‘Public, Private, Secret’ at the International Center of Photography

Art Scene

‘Public, Private, Secret’ at the International Center of Photography

Public, Private, Secret, the International Center of Photography’s inaugural exhibition in their new space at 250 Bowery, is an exercise in sensory overload. Purposefully curated to reflect the multitude of available information in contemporary culture, the exhibition is a voyeur’s paradise.

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Cindy Sherman, Untitled, 1979, International Center of Photography, Gift of Photographers + Friends United Against AIDS, 1998. © Cindy Sherman, courtesy the artist and Metro Pictures

The intention behind the multimedia work in ICP’s first floor and lower level galleries delves into photography’s role in structuring and evolving boundaries between public and private space since the 19th century, as well as a larger conversation around the concept of privacy, identity and visibility in the Internet age.

In one 19th century image, legendary abolitionist and women’s rights activist, Sojourner Truth, is pictured in a portrait photograph, seated, looking candidly at the viewer. The image, which was duplicated at the time for what appears to be promotional purposes, includes a quote at the bottom that reads, “I SELL THE SHADOW TO SUPPORT THE TRUTH.” In today’s culture of all style and no substance, this image is a reminder of the surface nature of imagery so prevalent in culture today.

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Unidentified Photographer

Artists and photographers in the show range from Andy Warhol, Weegee and Henri Cartier-Bresson to Kim Kardashian. However, the first series of works encountered is a set of four videos projected on walls and large partitions that divide the first floor space. Created by a handful of artists, the videos represent subjective, abstract and impressionistic work that in some cases splices found imagery and video into complex visual statements on digital imagery.

With 150 works by 50 artists, Public, Private, Secret has a series of digital montages presented on square screens scattered throughout the lower level. These works address topics including morality, physical transformation and privacy in the context of what happens online. Who is shaming whom in terms of moral codes? How are physical appearance and its transformation made visible online? And, how much of what was considered private say, 50 years ago, is now available for public consumption? Additional works that pull directly from real-time social media feeds are scattered throughout the space as well.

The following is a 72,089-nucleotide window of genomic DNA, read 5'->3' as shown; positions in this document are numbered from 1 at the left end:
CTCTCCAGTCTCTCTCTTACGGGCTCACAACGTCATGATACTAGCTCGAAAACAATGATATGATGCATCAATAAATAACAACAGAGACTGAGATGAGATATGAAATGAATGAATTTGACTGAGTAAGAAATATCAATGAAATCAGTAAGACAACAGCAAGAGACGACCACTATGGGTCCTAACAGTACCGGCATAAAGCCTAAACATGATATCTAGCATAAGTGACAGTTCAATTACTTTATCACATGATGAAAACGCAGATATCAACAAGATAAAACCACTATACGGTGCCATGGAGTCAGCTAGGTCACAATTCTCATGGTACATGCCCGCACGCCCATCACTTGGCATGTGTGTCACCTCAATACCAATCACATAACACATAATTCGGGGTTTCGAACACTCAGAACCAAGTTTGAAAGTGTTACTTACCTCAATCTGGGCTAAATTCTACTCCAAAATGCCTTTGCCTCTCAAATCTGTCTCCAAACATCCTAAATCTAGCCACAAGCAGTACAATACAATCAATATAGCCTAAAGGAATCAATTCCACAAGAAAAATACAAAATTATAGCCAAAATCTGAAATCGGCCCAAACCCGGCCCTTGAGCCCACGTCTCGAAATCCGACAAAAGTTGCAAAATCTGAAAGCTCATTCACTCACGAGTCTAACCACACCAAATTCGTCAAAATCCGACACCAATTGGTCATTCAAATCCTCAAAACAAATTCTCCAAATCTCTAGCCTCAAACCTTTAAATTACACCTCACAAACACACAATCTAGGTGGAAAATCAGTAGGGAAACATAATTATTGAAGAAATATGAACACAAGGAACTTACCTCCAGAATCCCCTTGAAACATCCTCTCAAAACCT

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Natalie Bookchin, My Meds, from the Testament series, 2009. © Natalie Bookchin

The work, Trust, a video piece by artist Jill Magid, addresses another topic that is central to the exhibition, surveillance and the plethora of cameras that now inhabit daily life unbeknownst to most people. The video depicts a lone woman in a red coat walking with her eyes closed through the streets of Liverpool, England. Filmed on CCTV by local police using public surveillance cameras, the collaborative work was staged and edited by Magid after she developed a relationship with an organization called Citywatch, comprised of Merseyside Police and Liverpool City Council, whose purpose is to conduct citywide video surveillance.

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Jill Magid, Trust (video still), from Evidence Locker, 2004. © Jill Magid

Public, Private, Secret is meant to push boundaries and challenge visitors to take note of today’s image-centric world, its implications in our daily lives, and perhaps underneath it all, what it means to give so much information away for free, visual and otherwise, online. Duggal congratulates our friends at ICP on putting together a remarkable first exhibition in their beautiful new space. Public, Private, Secret is on display through Jan. 8, 2017.